When Social Media Isn’t Enough

Many social media-users, including myself, tend to think of social media as a magical cure-all in communications. I’ve blogged about it before – how intensely I believe that for a brand to be successful today, they need to have a strong social media presence. But a few weeks ago, I had an experience that made me realize there is still more value in one-on-one communication.

My sorority, Zeta Tau Alpha, is hosting its 26th annual Franklin 5k this weekend. For the race, each member of ZTA has to sell 12 shirts. At the beginning of the semester, I wrote eight letters to friends and family who I wanted to invite to the race. The letters took an hour to write, and the whole time I did it I was rolling my eyes because I could have just sent these people an invitation via Facebook, but I figured there was something to be said about putting an active effort into getting people to buy shirts and register for the race.

Out of the eight people I sent letters to, six of them registered for the race. Half of them called me to ask if they could also make a donation. This was awesome – but now I needed to sell six more shirts.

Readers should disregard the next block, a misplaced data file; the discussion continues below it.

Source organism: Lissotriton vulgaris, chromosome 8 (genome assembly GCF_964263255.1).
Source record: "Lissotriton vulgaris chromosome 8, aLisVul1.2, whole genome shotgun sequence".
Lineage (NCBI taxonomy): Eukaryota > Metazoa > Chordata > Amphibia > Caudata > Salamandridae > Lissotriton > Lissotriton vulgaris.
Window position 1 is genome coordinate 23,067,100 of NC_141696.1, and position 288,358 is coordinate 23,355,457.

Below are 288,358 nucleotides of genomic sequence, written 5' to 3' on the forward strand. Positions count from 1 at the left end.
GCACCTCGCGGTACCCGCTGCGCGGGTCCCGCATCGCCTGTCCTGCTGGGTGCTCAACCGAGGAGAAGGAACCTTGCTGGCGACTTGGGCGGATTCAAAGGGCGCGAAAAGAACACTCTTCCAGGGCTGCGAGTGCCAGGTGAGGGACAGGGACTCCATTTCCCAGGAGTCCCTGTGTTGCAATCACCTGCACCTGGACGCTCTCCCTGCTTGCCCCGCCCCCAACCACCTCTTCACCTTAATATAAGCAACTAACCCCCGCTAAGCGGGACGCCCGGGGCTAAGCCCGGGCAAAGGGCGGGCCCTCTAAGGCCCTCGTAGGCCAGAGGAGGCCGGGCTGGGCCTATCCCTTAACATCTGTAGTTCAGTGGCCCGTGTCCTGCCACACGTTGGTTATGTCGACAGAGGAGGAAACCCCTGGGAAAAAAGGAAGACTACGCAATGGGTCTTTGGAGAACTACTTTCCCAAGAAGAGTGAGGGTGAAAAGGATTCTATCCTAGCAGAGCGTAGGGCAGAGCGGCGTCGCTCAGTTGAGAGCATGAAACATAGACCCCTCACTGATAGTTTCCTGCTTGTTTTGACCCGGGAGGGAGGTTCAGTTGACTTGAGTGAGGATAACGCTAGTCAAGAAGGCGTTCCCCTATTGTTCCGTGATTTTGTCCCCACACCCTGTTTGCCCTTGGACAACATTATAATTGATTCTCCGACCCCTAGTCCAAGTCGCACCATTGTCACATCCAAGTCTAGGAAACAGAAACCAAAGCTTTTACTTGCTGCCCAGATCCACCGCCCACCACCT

I figured selling six more shirts would be easy if I just made some posts on Twitter, Facebook, and Instagram. So I began doing this immediately.

One day, I posted an Instagram promoting the 5k and telling people to sign up for the race or buy a shirt.  This was two weeks ago – and 154 people liked the photo! I then shared the picture on Facebook where it received 20 likes. I just knew by this point that I had reached my goal number of t-shirt sells.

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But when I went to check the spreadsheet to make sure I had sold 12 t-shirts, I realized I had still only sold six. Even though my posts on Instagram and Facebook drew in almost 200 likes, my social media promotions had gotten me nowhere.

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Since then, I’ve resorted to texting and calling individual people to sell shirts. I think there’s something to be said about personal connections in sales – with a product like a promotional t-shirt or a 5k registration, you have to give people a reason to buy it. The reason probably won’t be that they found your Facebook post intriguing.

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